Two figures on the sides embossed appear,
Cinon, and what 's his name who made the sphere,
And shewed the seasons of the sliding year?
The kimbo handles seem with bear's feet carved,
Where Orpheus on his lyre laments his love,
With beasts encompassed, and a dancing grove.

Dryden, from Virgil.

Thou sparkling bowl! thou sparkling bowl!

Though lips of bards thy brim may press, And eyes of beauty o'er thee roll,

And song and dance thy power confess, I will not touch thee, for there clings A serpent to thy side that stings. John Pierpont.

Woe to him whose every bliss

Centres in the burthened bowl!
Of all burthens none like this,

Sin's sad burthen on the soul.
'Tis of craft and lies the seeker,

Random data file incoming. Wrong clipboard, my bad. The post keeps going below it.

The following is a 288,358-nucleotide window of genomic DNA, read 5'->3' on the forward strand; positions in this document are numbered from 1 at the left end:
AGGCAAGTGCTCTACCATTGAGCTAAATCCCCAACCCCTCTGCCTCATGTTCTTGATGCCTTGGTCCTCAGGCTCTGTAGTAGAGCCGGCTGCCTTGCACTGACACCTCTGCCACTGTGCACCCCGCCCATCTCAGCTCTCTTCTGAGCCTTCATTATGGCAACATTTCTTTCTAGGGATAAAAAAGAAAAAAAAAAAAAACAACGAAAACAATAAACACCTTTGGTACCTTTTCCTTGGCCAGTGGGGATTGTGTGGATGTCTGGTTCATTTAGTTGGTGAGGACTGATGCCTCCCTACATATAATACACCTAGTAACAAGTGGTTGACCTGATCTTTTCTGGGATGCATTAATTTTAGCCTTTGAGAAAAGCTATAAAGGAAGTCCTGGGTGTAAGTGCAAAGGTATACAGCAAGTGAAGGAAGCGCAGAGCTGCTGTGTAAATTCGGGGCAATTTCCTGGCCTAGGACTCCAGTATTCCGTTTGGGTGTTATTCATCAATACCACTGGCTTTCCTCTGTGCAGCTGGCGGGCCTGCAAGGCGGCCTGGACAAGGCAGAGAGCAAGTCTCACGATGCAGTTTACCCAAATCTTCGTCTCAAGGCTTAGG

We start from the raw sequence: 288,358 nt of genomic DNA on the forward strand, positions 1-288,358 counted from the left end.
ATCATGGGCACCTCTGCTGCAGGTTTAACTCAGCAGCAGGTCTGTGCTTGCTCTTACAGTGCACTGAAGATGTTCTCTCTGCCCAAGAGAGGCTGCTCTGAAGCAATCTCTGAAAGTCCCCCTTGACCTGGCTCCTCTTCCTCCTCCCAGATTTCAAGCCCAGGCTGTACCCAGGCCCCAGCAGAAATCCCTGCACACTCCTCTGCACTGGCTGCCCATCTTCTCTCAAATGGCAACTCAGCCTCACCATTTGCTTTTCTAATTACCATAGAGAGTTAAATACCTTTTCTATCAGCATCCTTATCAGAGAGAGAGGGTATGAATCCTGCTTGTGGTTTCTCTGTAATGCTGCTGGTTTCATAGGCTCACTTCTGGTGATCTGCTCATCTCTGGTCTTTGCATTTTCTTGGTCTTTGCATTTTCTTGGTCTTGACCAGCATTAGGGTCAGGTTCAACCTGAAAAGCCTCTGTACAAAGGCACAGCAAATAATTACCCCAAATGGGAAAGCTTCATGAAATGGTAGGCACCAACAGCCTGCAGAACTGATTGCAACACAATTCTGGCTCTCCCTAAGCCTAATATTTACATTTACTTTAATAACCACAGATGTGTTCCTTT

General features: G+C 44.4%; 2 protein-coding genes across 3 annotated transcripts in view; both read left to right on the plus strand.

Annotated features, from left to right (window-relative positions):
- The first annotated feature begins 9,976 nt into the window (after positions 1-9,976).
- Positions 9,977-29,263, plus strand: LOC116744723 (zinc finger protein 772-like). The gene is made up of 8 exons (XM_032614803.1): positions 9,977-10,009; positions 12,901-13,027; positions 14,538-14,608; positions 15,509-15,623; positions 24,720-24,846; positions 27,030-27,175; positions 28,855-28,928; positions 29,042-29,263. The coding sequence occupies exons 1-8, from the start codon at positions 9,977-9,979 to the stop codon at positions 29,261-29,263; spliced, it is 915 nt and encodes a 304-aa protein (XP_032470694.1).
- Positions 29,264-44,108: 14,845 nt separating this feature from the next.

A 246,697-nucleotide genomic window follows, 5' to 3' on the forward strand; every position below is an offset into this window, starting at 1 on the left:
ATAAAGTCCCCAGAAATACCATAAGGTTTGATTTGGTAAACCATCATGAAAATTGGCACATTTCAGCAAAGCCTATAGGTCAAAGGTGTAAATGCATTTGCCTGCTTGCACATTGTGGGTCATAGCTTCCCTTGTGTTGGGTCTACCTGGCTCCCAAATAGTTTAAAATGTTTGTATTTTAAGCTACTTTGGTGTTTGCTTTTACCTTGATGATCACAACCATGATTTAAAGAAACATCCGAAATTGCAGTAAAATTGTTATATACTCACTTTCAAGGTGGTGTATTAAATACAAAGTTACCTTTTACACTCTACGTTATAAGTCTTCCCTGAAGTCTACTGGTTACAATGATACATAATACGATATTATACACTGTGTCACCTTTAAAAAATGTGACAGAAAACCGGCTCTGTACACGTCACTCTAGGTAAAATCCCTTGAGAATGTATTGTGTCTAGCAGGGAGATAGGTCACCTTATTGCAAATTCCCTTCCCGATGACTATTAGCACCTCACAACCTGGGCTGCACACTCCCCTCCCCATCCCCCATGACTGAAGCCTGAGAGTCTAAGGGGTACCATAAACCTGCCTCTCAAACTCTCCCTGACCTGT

Murder, theft, and wantonness,
Weakens strong men, makes weak weaker,
Shrewd men foolish, foolish less.

From the Welsh.




SPEAK thou boy!
Perhaps thy childishness will move him more
Than can our reasons.


The whining school-boy, with his satchel, And shining morning face, creeping like a snail Unwillingly to school.


They shall belie thy happy years, That say, thou art a man. Diana's lip Is not more smooth and rubrous; thy small pipe Is as the maiden's organ, shrill and sound, And all is semblative a woman's part. Shakspere.

Sometimes forgotten things long cast behind,
Rush forward on the brain, and come to mind;
The nurse's legends are for truths received,
And the man dreams but what the boy believed.


Happy the school-boy! did he know his bliss,
’T were ill-exchanged for all the dazzling gems
That gaily sparkle in ambition's eye.
His are the joys of nature, his the smile-
The cherub smile of innocence and health;
Sorrow unknown, or if a tear be shed,
He wipes it soon.


There's something in a noble boy,